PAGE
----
(BeWellBuzz) Moxibustion refers to a form of Chinese therapy involving mugwort herb or moxa. In this practice, mugwort herb is burned and applied on the skin of the patient directly or indirectly. This practice originated in Northern China and since then has been an integral part of traditional medicine in China, Japan, Vietnam, Mongolia, and Korea.
Moxibustion has been traditionally used in the treatment of certain deficient conditions, gerontology, and chronic problems. Practioners of traditional Chinese medicine believed that mugwort contains excellent emmenagogic properties. Emmenagogues are plants that accelerate the flow of blood in the pelvis and surrounding areas such as the uterus in women. Emmenagogues, including mugwort herb, are believed to be effective in turning breech babies and treating menstrual cramps.
Moxibustion can be administered in different ways. The effect of this therapy depends on how it is administered.
Types of moxibustion
There are two types of moxibustion – direct and indirect. Direct moxibustion is further divided into the following two categories – scarring and non-scarring.
In this method, the dried mugwort herb is winded in a cone shape. It is then placed directly over the administration point and burned. Both types of direct moxibustion, scarring and non-scarring, use this principle. Nonetheless, they are distinctly different. The practitioners of traditional medicine believe that scarring direct moxibustion has a more profound therapeutic effect than non-scarring direct moxibustion. Some experts, in fact, opine that non-scarring direct moxibustion should be categorized as indirect moxibustion, and not as direct moxibustion.
- Scarring direct moxibustion – In scarring direct moxibustion, the mugwort herb is allowed to burn completely on an acupuncture point. In this procedure, the occurrence of certain undesirable effects such as burn marks, scarring, and blistering at the administration site is common. In fact, causing actual damage to the skin is central to this method of moxibustion. When the skin is damaged, the body releases certain immunological mediators, which in turn trigger a healing reaction. Needless to say, patients experience a little pain and discomfort during the procedure, especially when it is close to its completion. At present, scarring direct moxibustion is rarely, if at all, performed outside Japan.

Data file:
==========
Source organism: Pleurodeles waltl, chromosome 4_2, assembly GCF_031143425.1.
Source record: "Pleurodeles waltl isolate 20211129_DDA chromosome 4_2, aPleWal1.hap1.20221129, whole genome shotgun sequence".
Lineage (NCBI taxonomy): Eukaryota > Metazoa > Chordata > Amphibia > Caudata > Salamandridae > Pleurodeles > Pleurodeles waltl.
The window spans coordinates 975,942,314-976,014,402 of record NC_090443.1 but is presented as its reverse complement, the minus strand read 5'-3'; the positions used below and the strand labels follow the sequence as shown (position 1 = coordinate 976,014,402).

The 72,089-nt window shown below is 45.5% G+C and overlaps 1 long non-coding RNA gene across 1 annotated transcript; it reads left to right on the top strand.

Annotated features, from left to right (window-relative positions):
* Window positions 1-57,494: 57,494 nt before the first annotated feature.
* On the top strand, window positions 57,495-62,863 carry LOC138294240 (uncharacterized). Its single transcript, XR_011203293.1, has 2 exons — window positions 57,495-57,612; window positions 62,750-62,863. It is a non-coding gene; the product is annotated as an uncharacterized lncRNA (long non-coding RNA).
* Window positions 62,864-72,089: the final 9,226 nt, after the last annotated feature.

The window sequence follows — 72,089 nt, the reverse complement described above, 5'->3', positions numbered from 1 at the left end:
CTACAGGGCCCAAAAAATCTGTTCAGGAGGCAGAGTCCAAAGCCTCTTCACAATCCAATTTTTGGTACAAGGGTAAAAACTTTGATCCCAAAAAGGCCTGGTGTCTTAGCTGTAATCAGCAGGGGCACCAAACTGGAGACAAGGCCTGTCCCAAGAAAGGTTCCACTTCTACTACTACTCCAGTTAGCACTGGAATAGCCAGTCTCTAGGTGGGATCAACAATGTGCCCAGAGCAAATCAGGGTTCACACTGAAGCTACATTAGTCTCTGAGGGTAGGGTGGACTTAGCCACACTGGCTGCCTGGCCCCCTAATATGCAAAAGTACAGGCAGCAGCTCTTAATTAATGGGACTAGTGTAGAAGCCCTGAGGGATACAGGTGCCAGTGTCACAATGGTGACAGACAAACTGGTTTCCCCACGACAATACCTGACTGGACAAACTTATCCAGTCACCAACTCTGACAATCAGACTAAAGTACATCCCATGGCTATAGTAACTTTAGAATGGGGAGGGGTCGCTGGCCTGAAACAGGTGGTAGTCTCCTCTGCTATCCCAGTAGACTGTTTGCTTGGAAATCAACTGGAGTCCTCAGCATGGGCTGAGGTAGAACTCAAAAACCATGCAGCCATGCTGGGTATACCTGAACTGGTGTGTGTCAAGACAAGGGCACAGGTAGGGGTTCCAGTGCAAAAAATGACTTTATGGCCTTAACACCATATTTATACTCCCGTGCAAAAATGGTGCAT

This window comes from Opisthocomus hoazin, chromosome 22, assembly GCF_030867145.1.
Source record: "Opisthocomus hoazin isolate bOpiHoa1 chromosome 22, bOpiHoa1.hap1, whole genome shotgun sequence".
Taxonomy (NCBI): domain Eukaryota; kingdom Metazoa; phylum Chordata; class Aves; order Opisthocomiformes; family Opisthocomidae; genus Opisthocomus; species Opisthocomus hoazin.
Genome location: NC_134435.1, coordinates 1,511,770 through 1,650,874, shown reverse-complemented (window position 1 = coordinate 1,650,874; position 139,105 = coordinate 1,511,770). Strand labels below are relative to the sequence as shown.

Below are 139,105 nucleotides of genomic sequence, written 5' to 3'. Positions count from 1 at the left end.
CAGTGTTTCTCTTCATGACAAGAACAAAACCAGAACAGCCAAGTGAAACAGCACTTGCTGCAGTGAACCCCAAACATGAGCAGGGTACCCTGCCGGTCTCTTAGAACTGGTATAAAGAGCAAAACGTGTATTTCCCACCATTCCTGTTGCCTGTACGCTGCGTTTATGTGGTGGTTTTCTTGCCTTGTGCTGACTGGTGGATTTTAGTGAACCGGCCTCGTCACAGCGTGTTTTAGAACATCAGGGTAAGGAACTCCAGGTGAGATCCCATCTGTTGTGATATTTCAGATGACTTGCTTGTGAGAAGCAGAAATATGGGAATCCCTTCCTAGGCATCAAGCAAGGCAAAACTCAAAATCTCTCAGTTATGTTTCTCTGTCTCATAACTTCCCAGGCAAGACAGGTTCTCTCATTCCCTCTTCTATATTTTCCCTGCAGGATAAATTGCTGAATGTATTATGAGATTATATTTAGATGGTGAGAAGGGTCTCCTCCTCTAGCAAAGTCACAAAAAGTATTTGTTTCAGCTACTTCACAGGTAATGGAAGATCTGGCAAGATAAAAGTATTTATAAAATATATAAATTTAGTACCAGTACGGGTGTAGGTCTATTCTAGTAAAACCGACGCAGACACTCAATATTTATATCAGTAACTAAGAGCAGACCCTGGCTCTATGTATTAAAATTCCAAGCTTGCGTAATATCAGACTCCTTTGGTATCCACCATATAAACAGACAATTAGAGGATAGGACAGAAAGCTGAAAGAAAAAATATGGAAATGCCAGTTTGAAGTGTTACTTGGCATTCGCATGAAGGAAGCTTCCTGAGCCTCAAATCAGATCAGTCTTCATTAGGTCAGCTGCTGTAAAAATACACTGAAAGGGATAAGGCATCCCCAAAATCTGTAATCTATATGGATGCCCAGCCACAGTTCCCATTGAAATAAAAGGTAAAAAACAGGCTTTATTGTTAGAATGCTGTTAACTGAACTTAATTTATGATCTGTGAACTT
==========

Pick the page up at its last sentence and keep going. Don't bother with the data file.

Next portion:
- Non-scarring direct moxibustion – In this method, the burning mugwort herb is removed or extinguished before it burns the patient’s skin. The patient invariably feels a gratifying, pleasurable, and soft heating sensation permeating deep into his/her skin. Unlike scarring direct moxibustion, the patient does not experience any pain, scarring or burning in this procedure- unless, of course, the burning moxa is left on the skin for too long.
Indirect moxibustion is more popular than direct moxibustion as the former does not carry any risk of pain or discomfort. There are two ways in which indirect moxibustion is done – with acupuncture needles and without acupuncture needles.
Let us first see how acupuncture needles and moxa are combined to promote healing. An acupuncture needle is inserted into a specific point and retained. Next, the mugwort herb is wrapped around the tip of the acupuncture needle and burned to heat the skin. After some time, the herb is extinguished and the acupuncture needle(s) are taken out.
Indirect moxibustion can be also administered without using acupuncture needles. For this, a cigar-shaped moxa stick is burnt and held close to the treated area for some time. After the desired effect is achieved, the practitioner extinguishes the moxa stick or takes it away from the patient’s skin.
Benefits of moxibustion
Proponents of this therapy believe that it is effective in the treatment of:
- Muscle stiffness
- Back pain
- Menstrual cramps
- Irregular periods
- Digestive problems
In addition, moxibustion is effective in turning breach babies into the normal position in the mother’s womb.
Notes of caution: Moxibustion, by and large, is a completely safe process. However, it is not recommended for individuals with diabetes or reduced sensitivity to pain. Individuals with asthma, bronchitis, or other respiratory problems should ask the practitioner to use smokeless mugwort herb.
Although moxibustion has not been effectively studied, some studies have been done, over time, to gauge its efficacy in treating various health conditions. The response of these studies, on the whole, is encouraging.
A study was done in 1998 to ascertain the ability of moxibustion to rotate breech babies to the normal position before birth. Researchers found that the position of the breech babies in 2/3rd of the participants changed to the normal head-down position after mother was given moxibustion.
Another study involving 15 post-menopausal women revealed that participants experienced a considerable decrease in the frequency and severity of hot flashes after 14 sessions of moxibustion.
Besides these two studies, certain other studies have pointed that moxibustion does have excellent healing properties. One such study concludes that this therapy may be beneficial for stroke patients. Another study states that moxibustion may be beneficial to individuals with ulcerative colitis. However, as is the case with many other traditional healing techniques, additional research is required on moxibustion before these early, encouraging results can be listed as true with absolute certainty.